San-Giorgio-Maggiore

Andrea Palladio, Church of San Giorgio Maggiore (Venice, Italy), plan 1565; construction 1565-80; facade, 1597-1610; campanile 1791; finished by Vincenzo Scamozzi following Palladio’s design

We tell ourselves stories in order to live. The princess is caged in the consulate. The man with the candy will lead the children into the sea. The naked woman on the ledge outside the window on the sixteenth floor is a victim of accidie, or the naked woman is an exhibitionist, and it would be ‘interesting’ to know which. We tell ourselves that it makes some difference whether the naked woman is about to commit a mortal sin or is about to register a political protest or is about to be, the Aristophanic view, snatched back to the human condition by the fireman in priest’s clothing just visible in the window behind her, the one smiling at the telephoto lens. We look for the sermon in the suicide, for the social or moral lesson in the murder of five. We interpret what we see, select the most workable of the multiple choices.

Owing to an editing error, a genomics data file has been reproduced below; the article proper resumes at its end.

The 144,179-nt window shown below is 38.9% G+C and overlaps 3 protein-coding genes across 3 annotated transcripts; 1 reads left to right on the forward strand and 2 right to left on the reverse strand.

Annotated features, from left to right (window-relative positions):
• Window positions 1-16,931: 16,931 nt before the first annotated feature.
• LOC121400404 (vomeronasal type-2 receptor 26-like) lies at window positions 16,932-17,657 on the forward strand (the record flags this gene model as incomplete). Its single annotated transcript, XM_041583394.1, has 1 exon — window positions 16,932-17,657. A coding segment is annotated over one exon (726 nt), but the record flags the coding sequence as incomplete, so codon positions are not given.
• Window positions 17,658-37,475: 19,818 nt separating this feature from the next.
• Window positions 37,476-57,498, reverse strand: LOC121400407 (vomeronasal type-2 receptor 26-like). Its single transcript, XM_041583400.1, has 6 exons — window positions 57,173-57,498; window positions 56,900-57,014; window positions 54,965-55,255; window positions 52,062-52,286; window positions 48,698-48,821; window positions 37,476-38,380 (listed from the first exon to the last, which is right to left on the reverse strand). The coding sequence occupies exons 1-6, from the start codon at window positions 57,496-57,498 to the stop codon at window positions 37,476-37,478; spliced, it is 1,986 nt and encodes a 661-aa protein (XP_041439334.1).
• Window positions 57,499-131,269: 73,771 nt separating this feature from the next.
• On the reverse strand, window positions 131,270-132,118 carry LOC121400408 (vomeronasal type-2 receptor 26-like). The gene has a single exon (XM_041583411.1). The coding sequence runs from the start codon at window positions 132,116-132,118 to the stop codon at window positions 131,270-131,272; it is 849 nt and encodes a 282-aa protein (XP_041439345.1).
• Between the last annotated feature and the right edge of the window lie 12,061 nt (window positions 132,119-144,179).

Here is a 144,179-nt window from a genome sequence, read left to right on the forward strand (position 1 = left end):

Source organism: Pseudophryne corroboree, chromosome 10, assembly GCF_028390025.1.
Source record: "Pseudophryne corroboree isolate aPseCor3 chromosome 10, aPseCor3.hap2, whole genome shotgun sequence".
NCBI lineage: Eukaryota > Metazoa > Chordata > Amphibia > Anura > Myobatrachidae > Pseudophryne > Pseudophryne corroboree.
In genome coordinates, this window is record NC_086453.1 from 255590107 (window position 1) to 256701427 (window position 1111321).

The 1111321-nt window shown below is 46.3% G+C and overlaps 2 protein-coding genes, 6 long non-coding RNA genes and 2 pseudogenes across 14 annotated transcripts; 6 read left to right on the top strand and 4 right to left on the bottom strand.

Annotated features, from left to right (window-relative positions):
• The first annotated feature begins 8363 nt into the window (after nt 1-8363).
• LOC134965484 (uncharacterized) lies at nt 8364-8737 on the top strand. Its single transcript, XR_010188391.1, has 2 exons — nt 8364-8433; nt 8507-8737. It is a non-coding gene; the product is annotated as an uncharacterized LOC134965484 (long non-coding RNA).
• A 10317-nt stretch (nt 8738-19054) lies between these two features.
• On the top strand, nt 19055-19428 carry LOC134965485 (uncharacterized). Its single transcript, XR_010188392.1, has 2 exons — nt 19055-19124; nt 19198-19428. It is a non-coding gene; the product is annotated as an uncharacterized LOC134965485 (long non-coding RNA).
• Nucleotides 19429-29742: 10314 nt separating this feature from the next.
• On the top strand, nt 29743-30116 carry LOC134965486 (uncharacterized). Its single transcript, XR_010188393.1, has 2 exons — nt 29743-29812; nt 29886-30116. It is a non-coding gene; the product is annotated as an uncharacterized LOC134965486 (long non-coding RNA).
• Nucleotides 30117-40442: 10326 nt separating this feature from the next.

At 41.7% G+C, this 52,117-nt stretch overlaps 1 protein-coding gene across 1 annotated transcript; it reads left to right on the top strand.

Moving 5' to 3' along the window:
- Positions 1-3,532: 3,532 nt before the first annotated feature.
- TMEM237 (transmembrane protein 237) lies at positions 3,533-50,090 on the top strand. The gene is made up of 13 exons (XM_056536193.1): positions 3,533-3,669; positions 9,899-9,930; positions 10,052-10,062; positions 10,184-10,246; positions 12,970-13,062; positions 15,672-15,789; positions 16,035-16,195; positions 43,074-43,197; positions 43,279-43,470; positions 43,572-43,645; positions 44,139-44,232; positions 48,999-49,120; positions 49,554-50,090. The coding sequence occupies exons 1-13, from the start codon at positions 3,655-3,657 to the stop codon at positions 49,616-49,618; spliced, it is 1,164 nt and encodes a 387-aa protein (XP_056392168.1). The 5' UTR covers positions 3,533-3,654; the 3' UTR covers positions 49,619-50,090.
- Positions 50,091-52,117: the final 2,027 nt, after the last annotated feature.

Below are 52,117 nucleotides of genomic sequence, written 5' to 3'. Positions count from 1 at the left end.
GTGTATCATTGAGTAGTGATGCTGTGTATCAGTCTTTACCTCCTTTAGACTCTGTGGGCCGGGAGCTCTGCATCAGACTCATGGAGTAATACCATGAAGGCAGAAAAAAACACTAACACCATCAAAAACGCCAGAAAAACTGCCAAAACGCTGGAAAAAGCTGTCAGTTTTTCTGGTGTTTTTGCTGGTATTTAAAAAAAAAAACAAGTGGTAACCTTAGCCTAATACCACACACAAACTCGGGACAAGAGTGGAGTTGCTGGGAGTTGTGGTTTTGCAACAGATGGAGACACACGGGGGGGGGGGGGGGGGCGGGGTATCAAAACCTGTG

Image: A view from the Campanile of the Basilica Di San Giorgio Maggiore, Venice

Text Excerpt: Didion, Joan. The White Album. New York: Simon and Schuster, 1979